Of course there’s romance. Ship it I do not (haha punny, you’ll get it when you read). It felt forced, fake and totally lacking in chemistry. Honestly, I thought there was more chemistry between Camille and Remy who was basically expressionless so you know how I feel about all this.

I found the plot arc for this first book quite predictable but there’s also an overarching story regarding the Belles and their history which fascinated me. Clayton slowly peels back the layers and I loved discovering more about their powers. The pacing is slow for the majority of the book with the plot slowly unfurling but the big reveal happens quite quickly and it kind of ends in a cliff-hanger. Got me all excited for the next book which I can tell will expand on the world!

My favourite part of The Belles was hands down the world-building and Clayton’s writing. I went to see the Australian Ballet perform Sleeping Beauty late last year and it had the most beautifully opulent set, gorgeous pastel colours throughout and decadent costumes. Stepping into Clatyon’s Orleans felt like watching Sleeping Beauty all over again. The world is luxurious, opulent, ostentatious. In a society where people are born without colour, they substitute this loss by surrounding themselves with it. Not only by altering their appearances constantly to cover the grey, but by dressing in increasingly exuberant outfits and living luxurious lifestyles. Think Laduree on fleek. Pastel macarons, cakes, petit fours, all the dainty teacups and everything you’d need for a tea party. The most flashy gowns bordering on ridiculous. This is their daily life. Clayton pulls the reader in with her flowery writing and descriptions. It’s filled with imagery utilising blooms, desserts and a wide colour gamut. I fell in love with this world.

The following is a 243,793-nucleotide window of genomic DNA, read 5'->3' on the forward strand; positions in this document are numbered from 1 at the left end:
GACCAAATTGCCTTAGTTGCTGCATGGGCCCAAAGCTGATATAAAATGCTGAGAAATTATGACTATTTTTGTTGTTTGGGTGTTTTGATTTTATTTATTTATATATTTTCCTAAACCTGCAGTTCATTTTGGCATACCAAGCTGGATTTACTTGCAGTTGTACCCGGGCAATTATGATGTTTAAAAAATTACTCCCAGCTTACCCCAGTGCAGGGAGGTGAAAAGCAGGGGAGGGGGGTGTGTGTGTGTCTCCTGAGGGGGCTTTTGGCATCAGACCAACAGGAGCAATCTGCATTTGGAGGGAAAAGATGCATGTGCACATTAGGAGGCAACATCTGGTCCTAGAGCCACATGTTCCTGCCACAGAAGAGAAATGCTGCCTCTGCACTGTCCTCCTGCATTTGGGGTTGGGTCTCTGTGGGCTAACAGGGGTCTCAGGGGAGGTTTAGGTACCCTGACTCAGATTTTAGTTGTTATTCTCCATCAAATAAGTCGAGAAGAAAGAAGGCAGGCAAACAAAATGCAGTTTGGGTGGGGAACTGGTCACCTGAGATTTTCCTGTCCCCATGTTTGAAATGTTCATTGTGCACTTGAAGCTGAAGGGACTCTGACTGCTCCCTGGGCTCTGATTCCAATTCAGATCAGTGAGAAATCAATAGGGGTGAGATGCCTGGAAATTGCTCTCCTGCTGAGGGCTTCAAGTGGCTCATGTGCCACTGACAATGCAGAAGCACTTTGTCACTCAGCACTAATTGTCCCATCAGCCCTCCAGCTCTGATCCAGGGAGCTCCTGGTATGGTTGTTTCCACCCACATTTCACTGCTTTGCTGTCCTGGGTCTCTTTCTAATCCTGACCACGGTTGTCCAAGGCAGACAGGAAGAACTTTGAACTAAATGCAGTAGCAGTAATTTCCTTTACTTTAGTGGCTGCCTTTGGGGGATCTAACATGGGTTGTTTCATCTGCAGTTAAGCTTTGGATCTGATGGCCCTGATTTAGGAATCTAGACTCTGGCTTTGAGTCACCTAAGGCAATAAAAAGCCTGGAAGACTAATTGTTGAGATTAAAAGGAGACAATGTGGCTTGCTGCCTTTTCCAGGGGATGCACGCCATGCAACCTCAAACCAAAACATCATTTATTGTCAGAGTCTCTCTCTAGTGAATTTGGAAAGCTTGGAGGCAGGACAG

Clayton’s opulent world is enhanced with her lovely writing and balanced with the undercurrent of danger beneath the gorgeous façade of Orleans. In a world where beauty is literally everything, people will go to any resort to stay on top of the game. This is a game I’m quite happy to observe.

No comments:

Post a Comment